5. In solids and powders, you may have to aim the sensor at a point that is not 90 degrees to the level surface (perpendicular to the vertical axis of the vessel). You may want to aim the sensor because of rat-holing and angle-of-repose issues at the top, midpoint or bottom of the angle of repose. Try to have the transmitter calculate what the actual level might be. At least one vendor has developed a multiple sensor array that can scan the angle of repose and determine what the actual filled volume of the vessel is.
  6. Avoid pressurized tanks. The speed of sound changes with temperature and density, and pressurizing the vapor space above the level can affect the density of the vapor space and, therefore, the speed of sound.

Ultrasonic Open-Channel Flowmeters

One of the most important applications for ultrasonic level sensors and transmitters is measuring open-channel flow (figure 4).

Most of the same caveats apply to ultrasonic level sensors used as flowmeters as apply to ultrasonic level sensors used as tank level measurement devices. There are a few more:

  1. Avoid wind and sun. Wind can blow through the vapor space and attenuate the signal or blow it off course. Sun can raise the temperature of the sensor housing itself beyond the operating temperature range of the device-and higher than the ambient temperature.
  2. Make sure that there isn't foam on the surface. This can happen often in nitrifying wastewater discharges.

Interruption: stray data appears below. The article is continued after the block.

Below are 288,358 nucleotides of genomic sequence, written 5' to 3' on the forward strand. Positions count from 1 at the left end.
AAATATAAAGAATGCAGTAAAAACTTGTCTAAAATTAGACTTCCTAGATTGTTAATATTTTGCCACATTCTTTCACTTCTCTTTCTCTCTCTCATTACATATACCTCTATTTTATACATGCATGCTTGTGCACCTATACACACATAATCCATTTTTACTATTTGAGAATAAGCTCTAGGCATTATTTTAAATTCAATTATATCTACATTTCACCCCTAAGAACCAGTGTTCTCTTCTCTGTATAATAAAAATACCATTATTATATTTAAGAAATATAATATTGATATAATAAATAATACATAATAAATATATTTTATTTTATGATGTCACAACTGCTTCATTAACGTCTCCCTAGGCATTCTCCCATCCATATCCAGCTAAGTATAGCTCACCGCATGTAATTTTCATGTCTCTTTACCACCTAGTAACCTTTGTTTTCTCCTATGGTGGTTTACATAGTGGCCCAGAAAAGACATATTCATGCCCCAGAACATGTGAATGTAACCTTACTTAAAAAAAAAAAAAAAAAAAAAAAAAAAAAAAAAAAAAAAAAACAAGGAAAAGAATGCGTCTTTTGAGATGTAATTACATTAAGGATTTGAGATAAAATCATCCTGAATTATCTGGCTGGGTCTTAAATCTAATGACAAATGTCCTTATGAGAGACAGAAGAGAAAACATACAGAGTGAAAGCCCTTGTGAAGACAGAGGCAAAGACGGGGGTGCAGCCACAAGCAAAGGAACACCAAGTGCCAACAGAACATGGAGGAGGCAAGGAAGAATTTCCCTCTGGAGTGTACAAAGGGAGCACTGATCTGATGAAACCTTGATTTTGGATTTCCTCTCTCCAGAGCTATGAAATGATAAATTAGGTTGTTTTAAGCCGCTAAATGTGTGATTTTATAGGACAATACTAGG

3. Make sure that there is not too much turbulence or ripples (or if the flume or weir is large enough, wave action) on the surface.
  4. Above all, make sure that the flume or weir is installed correctly. Many problems blamed on the ultrasonic transmitter are actually problems that are caused by the flume not being installed level both horizontally and vertically, as well as front to back through the measurement zone.
  5. Make provisions to keep ice from forming on the sensor in the winter or dripping condensation in the summer.

The One-Trick Pony--Not!

Ultrasonic sensors are simple to understand, easy to install and inexpensive. It's easy to go to them as the unthinking sensor of choice for level applications, just as many people go to differential pressure level sensors. Yet, as many users have found, ultrasonic sensors and transmitters are tricky beasts. As with any other field instrument, applying an ultrasonic level sensor too far outside the manufacturer's recommended application envelope is destined to fail, and sometimes fail spectacularly. But, if you follow these basic guidelines, you will have successful ultrasonic level installations.